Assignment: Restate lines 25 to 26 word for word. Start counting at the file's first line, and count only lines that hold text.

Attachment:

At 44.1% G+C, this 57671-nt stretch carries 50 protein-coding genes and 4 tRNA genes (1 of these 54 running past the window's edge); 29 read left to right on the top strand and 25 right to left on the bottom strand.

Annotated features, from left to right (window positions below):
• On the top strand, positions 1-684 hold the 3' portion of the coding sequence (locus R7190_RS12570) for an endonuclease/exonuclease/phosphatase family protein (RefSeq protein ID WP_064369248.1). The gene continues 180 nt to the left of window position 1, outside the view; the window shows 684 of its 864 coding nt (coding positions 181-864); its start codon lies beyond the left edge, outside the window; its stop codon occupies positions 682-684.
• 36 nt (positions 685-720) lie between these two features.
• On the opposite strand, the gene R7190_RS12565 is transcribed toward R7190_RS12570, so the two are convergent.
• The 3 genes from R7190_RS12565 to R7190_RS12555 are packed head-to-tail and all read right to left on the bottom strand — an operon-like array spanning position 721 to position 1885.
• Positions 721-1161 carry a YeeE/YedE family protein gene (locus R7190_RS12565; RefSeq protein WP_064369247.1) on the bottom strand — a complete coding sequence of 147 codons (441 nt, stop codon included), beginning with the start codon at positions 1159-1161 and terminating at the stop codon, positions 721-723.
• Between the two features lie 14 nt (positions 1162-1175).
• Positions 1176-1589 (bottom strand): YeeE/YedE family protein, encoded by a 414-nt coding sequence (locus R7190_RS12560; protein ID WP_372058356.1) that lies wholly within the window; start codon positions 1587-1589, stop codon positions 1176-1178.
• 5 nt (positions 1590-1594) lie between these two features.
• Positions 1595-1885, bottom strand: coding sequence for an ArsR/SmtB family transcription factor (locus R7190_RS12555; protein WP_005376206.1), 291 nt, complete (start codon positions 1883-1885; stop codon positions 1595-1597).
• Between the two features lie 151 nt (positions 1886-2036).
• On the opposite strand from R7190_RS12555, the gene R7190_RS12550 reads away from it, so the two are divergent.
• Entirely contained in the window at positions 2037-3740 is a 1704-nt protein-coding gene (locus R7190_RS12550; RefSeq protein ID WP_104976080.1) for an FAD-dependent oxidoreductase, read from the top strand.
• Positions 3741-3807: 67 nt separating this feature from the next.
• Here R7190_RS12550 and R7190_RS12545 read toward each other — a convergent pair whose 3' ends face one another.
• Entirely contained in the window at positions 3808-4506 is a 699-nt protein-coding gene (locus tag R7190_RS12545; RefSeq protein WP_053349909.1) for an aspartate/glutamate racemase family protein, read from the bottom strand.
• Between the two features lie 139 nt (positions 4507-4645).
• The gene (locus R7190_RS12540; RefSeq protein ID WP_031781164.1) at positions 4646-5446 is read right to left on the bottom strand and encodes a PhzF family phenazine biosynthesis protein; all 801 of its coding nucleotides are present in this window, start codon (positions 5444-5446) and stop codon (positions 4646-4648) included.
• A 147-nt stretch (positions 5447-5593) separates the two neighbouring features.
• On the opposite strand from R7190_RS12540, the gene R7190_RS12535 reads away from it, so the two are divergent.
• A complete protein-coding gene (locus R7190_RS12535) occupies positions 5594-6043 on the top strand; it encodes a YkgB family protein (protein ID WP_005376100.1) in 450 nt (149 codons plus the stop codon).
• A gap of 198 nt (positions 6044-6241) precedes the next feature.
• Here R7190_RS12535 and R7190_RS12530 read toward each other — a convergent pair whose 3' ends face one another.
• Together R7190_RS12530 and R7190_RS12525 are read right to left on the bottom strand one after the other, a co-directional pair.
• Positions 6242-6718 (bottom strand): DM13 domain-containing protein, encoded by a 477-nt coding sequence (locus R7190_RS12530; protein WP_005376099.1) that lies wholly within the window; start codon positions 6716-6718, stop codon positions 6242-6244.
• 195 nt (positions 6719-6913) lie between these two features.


• Together R7190_RS12530 and R7190_RS12525 are read right to left on the bottom strand one after the other, a co-directional pair.
• Positions 6242-6718 (bottom strand): DM13 domain-containing protein, encoded by a 477-nt coding sequence (locus R7190_RS12530; protein WP_005376099.1) that lies wholly within the window; start codon positions 6716-6718, stop codon positions 6242-6244.